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NeuroRehabilitation. 2017;40(4):595-601. doi: 10.3233/NRE-171447.

Virtual and augmented reality in the treatment of phantom limb pain: A literature review.

Author information

1
Loma Linda University School of Medicine, Loma Linda, CA, USA.
2
Department of Physical Medicine and Rehabilitation, Loma Linda University Health, Loma Linda, CA, USA.

Abstract

BACKGROUND:

Phantom limb pain (PLP), the perception of discomfort in a limb no longer present, commonly occurs following amputation. A variety of interventions have been employed for PLP, including mirror therapy. Virtual Reality (VR) and augmented reality (AR) mirror therapy treatments have also been utilized and have the potential to provide an even greater immersive experience for the amputee. However, there is not currently a consensus on the efficacy of VR and AR therapy.

OBJECTIVE:

The aim of this review is to evaluate and summarize the current research on the effect of immersive VR and AR in the treatment of PLP.

METHODS:

A comprehensive literature search was conducted utilizing PubMed and Google Scholar in order to collect all available studies concerning the use of VR and/or AR in the treatment of PLP using the search terms "virtual reality," "augmented reality," and "phantom limb pain." Eight studies in total were evaluated, with six of those reporting quantitative data and the other two reporting qualitative findings.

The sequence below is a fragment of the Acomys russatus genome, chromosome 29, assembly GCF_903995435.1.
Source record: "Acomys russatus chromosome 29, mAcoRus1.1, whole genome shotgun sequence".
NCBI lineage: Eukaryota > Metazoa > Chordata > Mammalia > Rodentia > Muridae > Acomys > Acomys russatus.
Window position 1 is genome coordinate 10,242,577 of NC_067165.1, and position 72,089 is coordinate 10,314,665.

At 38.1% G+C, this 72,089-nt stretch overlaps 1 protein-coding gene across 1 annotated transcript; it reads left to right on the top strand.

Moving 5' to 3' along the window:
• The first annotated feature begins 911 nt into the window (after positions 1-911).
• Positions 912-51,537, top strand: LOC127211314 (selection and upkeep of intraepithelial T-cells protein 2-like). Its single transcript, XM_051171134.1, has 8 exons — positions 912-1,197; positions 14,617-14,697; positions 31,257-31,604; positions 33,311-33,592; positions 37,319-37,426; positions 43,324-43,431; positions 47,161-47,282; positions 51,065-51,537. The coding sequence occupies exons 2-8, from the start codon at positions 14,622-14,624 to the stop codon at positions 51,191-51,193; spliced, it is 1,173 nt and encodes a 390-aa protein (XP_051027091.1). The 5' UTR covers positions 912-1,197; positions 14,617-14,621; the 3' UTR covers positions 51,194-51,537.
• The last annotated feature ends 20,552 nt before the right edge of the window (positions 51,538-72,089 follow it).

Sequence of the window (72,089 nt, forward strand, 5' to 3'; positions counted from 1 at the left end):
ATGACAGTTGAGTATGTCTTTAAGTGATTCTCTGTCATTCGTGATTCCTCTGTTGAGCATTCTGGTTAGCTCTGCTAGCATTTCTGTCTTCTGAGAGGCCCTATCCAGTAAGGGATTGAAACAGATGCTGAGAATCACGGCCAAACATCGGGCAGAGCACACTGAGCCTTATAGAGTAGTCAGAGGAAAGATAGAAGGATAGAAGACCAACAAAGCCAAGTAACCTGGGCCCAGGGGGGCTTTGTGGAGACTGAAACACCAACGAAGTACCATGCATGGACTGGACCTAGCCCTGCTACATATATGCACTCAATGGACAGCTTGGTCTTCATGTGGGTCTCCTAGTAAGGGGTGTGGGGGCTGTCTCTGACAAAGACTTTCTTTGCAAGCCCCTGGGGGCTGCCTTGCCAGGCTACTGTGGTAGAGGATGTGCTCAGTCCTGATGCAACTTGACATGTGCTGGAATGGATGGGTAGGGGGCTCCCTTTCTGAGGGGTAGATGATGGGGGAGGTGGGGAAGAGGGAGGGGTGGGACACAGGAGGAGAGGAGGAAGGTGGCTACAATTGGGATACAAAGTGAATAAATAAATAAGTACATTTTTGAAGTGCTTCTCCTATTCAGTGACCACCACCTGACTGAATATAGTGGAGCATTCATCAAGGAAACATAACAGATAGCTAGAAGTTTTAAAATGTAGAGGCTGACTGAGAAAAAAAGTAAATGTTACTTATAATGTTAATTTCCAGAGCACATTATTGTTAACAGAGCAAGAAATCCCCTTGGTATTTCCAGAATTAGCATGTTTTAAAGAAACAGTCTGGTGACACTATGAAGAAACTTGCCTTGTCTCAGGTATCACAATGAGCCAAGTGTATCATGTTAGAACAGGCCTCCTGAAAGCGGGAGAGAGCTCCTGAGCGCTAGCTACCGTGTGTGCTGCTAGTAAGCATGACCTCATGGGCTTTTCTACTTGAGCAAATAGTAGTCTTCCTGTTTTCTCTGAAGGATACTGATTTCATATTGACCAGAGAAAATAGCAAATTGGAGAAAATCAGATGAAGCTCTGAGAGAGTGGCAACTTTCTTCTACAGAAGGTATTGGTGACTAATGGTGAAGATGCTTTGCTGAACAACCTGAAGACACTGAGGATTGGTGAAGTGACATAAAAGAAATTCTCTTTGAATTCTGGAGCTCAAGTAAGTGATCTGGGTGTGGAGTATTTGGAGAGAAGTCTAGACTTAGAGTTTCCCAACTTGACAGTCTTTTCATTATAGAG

RESULTS:

All studies located were of low-level evidence. Each noted improved pain with VR and AR treatment for phantom limb pain, through quantitative or qualitative reporting. Additionally, adverse effects were limited only to simulator sickness occurring in one trial for one patient.

CONCLUSIONS:

Despite the positive findings, all of the studies were confined purely to case studies and case report series. No studies of higher evidence have been conducted, thus considerably limiting the strength of the findings. As such, the current use of VR and AR for PLP management, while attractive due to the increasing levels of immersion, customizable environments, and decreasing cost, is yet to be fully proven and continues to need further research with higher quality studies to fully explore its benefits.

KEYWORDS:

Virtual reality; augmented reality; phantom limb pain

PMID:
28211829
DOI:
10.3233/NRE-171447
[Indexed for MEDLINE]

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